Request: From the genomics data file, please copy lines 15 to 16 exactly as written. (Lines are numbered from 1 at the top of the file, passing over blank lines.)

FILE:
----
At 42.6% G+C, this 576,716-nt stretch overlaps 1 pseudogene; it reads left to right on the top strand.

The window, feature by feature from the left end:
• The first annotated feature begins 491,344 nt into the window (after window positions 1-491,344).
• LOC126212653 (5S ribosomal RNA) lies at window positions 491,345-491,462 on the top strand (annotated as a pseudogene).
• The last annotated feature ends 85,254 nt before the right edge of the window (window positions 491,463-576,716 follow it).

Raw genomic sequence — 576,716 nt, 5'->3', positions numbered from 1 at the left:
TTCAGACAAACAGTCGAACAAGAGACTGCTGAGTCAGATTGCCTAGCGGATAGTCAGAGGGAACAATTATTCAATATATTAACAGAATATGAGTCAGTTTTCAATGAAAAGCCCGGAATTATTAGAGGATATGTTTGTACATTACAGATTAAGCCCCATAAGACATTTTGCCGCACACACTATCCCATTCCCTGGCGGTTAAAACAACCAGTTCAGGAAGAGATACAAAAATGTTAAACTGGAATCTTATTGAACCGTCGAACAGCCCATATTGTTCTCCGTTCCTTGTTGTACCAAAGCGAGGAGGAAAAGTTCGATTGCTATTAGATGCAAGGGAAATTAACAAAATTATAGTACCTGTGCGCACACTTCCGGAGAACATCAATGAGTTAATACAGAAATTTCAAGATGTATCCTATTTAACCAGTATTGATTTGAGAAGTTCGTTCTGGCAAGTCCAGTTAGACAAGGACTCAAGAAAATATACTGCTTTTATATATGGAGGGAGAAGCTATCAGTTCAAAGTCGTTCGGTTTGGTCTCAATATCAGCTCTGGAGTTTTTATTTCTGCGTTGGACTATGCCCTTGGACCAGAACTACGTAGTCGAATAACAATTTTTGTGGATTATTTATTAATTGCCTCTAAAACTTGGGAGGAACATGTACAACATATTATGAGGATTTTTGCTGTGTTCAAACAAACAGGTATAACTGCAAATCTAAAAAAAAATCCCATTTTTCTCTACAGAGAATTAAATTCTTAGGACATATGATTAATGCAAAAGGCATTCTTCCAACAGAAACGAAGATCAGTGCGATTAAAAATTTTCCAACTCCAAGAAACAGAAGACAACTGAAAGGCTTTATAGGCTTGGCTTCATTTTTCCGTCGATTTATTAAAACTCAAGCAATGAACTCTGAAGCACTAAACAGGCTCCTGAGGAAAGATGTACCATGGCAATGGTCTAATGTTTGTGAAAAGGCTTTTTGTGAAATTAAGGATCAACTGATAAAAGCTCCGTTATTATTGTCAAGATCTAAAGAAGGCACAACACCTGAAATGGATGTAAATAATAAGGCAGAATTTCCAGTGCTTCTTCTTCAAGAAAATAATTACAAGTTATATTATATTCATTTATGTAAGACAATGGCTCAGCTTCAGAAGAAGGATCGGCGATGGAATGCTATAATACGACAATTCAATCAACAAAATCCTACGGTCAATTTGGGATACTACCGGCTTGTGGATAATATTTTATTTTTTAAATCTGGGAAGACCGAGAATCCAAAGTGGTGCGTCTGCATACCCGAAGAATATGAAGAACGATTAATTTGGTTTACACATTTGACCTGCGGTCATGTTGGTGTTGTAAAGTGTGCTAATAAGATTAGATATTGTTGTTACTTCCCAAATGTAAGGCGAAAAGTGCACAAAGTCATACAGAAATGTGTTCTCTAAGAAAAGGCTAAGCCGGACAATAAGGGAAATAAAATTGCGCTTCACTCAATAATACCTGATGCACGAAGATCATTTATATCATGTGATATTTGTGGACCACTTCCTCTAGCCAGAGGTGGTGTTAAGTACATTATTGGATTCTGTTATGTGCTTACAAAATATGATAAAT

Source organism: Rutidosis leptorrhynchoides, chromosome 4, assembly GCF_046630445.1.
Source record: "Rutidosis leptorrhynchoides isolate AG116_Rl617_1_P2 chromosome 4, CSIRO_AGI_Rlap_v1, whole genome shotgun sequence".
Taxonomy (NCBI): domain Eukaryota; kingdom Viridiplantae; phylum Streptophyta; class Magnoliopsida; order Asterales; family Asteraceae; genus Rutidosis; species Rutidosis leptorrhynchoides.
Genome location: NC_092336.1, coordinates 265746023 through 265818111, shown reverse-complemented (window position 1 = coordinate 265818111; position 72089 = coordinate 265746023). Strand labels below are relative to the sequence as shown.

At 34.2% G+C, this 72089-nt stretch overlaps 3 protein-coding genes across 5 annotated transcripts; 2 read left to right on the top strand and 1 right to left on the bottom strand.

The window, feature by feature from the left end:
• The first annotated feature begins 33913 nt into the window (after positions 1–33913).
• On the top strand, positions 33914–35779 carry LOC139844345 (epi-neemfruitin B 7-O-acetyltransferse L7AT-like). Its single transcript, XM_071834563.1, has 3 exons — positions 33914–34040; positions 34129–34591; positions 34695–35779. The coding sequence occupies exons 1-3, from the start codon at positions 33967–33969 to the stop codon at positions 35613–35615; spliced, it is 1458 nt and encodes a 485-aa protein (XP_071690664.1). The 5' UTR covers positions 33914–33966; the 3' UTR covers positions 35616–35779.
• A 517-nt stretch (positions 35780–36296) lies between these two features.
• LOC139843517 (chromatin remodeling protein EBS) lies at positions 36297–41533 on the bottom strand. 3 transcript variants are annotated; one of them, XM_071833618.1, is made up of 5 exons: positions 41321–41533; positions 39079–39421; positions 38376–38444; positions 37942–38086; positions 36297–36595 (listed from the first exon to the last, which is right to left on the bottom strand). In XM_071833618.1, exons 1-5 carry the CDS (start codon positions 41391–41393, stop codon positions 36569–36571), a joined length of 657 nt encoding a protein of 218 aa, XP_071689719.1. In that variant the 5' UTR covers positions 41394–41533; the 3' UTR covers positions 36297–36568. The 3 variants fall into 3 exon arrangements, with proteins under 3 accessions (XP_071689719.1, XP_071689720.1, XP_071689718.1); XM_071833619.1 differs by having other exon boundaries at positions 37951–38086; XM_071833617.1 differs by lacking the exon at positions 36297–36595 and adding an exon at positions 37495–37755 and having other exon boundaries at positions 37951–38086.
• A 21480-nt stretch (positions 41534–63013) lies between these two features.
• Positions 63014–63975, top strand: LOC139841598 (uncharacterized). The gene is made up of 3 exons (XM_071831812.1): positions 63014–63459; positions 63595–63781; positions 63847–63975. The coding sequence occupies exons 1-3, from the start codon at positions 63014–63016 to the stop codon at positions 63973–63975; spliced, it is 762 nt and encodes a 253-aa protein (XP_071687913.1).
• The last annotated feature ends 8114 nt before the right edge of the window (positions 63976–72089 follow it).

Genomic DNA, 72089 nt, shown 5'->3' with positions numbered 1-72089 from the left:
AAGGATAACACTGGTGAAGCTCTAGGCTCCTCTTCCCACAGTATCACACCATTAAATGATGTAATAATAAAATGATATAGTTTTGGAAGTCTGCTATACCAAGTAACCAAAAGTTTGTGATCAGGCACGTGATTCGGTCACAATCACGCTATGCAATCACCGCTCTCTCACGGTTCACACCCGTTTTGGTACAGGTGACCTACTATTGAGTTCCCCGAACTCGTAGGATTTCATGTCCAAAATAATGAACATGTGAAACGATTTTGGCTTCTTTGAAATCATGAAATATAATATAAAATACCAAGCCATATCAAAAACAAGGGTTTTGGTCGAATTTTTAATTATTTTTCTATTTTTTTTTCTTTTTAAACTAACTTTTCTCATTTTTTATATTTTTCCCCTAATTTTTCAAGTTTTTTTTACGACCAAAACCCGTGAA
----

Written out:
• On the top strand, positions 33914–35779 carry LOC139844345 (epi-neemfruitin B 7-O-acetyltransferse L7AT-like). Its single transcript, XM_071834563.1, has 3 exons — positions 33914–34040; positions 34129–34591; positions 34695–35779. The coding sequence occupies exons 1-3, from the start codon at positions 33967–33969 to the stop codon at positions 35613–35615; spliced, it is 1458 nt and encodes a 485-aa protein (XP_071690664.1). The 5' UTR covers positions 33914–33966; the 3' UTR covers positions 35616–35779.
• A 517-nt stretch (positions 35780–36296) lies between these two features.